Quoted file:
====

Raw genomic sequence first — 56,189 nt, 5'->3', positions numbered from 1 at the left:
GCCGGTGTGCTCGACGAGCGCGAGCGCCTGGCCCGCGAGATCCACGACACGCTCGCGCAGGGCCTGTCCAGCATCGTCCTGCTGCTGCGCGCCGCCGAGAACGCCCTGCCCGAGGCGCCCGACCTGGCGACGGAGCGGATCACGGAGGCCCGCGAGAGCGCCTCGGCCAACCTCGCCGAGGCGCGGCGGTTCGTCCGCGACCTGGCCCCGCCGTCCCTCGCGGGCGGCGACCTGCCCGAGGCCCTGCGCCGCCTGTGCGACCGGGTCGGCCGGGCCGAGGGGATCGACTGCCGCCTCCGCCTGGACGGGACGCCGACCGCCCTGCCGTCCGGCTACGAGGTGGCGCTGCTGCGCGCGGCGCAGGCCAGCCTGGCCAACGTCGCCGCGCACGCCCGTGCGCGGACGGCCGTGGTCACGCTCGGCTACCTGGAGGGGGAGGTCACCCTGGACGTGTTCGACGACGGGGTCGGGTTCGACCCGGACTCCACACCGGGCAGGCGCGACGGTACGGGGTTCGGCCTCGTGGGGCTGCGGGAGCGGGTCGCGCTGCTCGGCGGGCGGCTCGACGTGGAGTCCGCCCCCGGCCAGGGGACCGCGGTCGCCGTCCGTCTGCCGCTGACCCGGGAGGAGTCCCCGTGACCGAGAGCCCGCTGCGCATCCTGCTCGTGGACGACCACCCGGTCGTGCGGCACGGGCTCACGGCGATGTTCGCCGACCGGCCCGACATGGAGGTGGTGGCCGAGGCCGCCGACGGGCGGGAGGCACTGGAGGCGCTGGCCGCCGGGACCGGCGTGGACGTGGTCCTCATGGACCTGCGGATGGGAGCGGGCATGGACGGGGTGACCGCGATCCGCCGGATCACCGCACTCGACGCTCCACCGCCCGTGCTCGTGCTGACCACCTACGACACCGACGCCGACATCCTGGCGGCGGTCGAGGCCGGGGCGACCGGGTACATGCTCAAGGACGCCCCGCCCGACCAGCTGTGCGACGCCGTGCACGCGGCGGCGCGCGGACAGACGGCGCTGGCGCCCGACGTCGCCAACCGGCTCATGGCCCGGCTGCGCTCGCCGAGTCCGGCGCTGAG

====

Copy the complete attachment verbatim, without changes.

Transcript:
Raw genomic sequence first — 56,189 nt, 5'->3', positions numbered from 1 at the left:
GCCGGTGTGCTCGACGAGCGCGAGCGCCTGGCCCGCGAGATCCACGACACGCTCGCGCAGGGCCTGTCCAGCATCGTCCTGCTGCTGCGCGCCGCCGAGAACGCCCTGCCCGAGGCGCCCGACCTGGCGACGGAGCGGATCACGGAGGCCCGCGAGAGCGCCTCGGCCAACCTCGCCGAGGCGCGGCGGTTCGTCCGCGACCTGGCCCCGCCGTCCCTCGCGGGCGGCGACCTGCCCGAGGCCCTGCGCCGCCTGTGCGACCGGGTCGGCCGGGCCGAGGGGATCGACTGCCGCCTCCGCCTGGACGGGACGCCGACCGCCCTGCCGTCCGGCTACGAGGTGGCGCTGCTGCGCGCGGCGCAGGCCAGCCTGGCCAACGTCGCCGCGCACGCCCGTGCGCGGACGGCCGTGGTCACGCTCGGCTACCTGGAGGGGGAGGTCACCCTGGACGTGTTCGACGACGGGGTCGGGTTCGACCCGGACTCCACACCGGGCAGGCGCGACGGTACGGGGTTCGGCCTCGTGGGGCTGCGGGAGCGGGTCGCGCTGCTCGGCGGGCGGCTCGACGTGGAGTCCGCCCCCGGCCAGGGGACCGCGGTCGCCGTCCGTCTGCCGCTGACCCGGGAGGAGTCCCCGTGACCGAGAGCCCGCTGCGCATCCTGCTCGTGGACGACCACCCGGTCGTGCGGCACGGGCTCACGGCGATGTTCGCCGACCGGCCCGACATGGAGGTGGTGGCCGAGGCCGCCGACGGGCGGGAGGCACTGGAGGCGCTGGCCGCCGGGACCGGCGTGGACGTGGTCCTCATGGACCTGCGGATGGGAGCGGGCATGGACGGGGTGACCGCGATCCGCCGGATCACCGCACTCGACGCTCCACCGCCCGTGCTCGTGCTGACCACCTACGACACCGACGCCGACATCCTGGCGGCGGTCGAGGCCGGGGCGACCGGGTACATGCTCAAGGACGCCCCGCCCGACCAGCTGTGCGACGCCGTGCACGCGGCGGCGCGCGGACAGACGGCGCTGGCGCCCGACGTCGCCAACCGGCTCATGGCCCGGCTGCGCTCGCCGAGTCCGGCGCTGAG